Roasted Red Peppers Add Subtle Sweetness To Butternut Squash Soup

Warm, comforting soups featuring seasonal ingredients hit the spot every time in the colder months. And because butternut squash is so mildly flavored and creamy, it's a highly adaptable main ingredient that can be pointed in whichever flavor direction you'd prefer. Coconut milk, lemongrass paste, and turmeric can give a Thai-style spin, a swirl of Greek yogurt can add richness, or the inclusion of red peppers can give your meal a deliciously subtle sweetness.

Red peppers are the sweetest of all bell peppers, so you'll want to choose these over orange, green, or yellow varieties. They won't bring an unwelcome flavor to the notes already in butternut squash soup, as the squash already develops a slightly sugary taste as it caramelizes when roasted. But among all the savory ingredients in this dish — namely the onion or shallot, garlic, seasonings, and herbs — the light sweetness of the red peppers provides the perfect amount of balance without overwhelming the soup. Plus, fall can be an ideal time to harvest these peppers, so you're still making the most of seasonal produce.

How to add roasted red peppers to butternut squash soup

There are two different types of red peppers you can start with: fresh and roasted. Roasting the peppers yourself adds a smoky depth of flavor and a smoother consistency to your soup — but you can also buy a jar, which typically comes with the peppers pre-charred and peeled. If you go with the latter, however, take note of the liquid they're packed in, which can range from salt water to olive oil to infused oil.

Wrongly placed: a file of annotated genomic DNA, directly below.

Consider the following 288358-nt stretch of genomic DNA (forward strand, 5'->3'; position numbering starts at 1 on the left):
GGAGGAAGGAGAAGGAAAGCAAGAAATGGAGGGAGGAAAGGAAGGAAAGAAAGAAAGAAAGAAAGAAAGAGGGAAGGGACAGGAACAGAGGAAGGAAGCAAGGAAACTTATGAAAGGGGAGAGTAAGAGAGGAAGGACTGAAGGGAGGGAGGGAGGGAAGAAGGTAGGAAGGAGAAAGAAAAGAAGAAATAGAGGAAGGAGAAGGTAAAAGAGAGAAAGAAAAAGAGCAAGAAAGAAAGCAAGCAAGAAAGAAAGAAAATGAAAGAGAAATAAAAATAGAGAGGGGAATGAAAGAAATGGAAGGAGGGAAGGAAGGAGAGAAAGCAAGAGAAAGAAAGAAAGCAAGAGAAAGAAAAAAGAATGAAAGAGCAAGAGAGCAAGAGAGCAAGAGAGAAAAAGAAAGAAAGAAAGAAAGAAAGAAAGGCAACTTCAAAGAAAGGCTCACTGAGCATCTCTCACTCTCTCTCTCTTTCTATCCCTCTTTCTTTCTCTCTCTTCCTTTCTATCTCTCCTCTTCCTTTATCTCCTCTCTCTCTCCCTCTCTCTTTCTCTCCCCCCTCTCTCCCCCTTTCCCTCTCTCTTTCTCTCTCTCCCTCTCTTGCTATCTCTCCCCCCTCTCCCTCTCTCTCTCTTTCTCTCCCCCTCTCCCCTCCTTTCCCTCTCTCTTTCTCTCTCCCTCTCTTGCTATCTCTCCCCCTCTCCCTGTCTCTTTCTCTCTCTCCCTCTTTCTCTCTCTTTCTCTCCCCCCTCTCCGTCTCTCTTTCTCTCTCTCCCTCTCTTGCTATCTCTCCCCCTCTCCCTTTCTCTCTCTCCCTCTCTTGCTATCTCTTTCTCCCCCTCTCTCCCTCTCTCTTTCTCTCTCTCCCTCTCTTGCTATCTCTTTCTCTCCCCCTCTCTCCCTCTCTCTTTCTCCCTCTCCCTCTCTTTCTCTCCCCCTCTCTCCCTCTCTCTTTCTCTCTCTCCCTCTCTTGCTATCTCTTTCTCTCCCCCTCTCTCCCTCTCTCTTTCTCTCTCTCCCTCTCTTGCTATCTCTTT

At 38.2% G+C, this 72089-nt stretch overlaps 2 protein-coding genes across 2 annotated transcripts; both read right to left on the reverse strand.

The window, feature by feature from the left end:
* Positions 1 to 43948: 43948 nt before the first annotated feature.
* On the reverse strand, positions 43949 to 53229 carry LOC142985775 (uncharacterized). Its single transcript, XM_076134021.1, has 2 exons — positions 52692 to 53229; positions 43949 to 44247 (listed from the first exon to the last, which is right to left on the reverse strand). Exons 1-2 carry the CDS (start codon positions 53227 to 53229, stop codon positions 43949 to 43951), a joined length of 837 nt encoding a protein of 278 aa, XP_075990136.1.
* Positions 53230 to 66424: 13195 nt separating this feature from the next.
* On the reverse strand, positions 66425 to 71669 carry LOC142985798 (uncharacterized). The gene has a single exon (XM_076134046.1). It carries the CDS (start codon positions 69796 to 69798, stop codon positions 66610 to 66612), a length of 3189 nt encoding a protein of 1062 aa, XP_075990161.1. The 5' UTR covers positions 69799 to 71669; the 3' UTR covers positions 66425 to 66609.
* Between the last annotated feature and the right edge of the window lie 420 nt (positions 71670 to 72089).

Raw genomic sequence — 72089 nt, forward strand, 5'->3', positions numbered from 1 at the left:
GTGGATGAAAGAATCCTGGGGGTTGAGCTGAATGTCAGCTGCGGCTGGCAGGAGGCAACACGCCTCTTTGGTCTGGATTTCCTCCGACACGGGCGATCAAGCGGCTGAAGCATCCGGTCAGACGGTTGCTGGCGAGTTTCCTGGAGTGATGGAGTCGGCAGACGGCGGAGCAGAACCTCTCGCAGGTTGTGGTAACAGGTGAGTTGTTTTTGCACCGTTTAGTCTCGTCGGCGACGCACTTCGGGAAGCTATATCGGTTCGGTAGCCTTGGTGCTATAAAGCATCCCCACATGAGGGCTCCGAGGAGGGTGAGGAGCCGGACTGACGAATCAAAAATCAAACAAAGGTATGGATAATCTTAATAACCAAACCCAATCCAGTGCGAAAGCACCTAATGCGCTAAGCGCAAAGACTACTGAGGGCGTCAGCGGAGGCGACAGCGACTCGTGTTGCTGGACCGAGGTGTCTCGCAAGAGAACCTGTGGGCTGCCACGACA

Both options are easy to incorporate into your butternut squash soup. If you start with fresh peppers, simply roast them along with your squash, as the diced produce should both be done after about half an hour at 400 degrees Fahrenheit. Then you can add everything to a blender along with the rest of the soup's ingredients, and go from there. If you used roasted red peppers from a jar, however, you'll want to drain and chop them before dumping them straight into the blender along with everything else. As an alternative, you can place your roasted veggies and other ingredients in a pot on the stove, simmer, and use an immersion blender to get the texture you want. Any of these methods will prove to be an easy, delicious, and subtle way to upgrade this classic fall dish.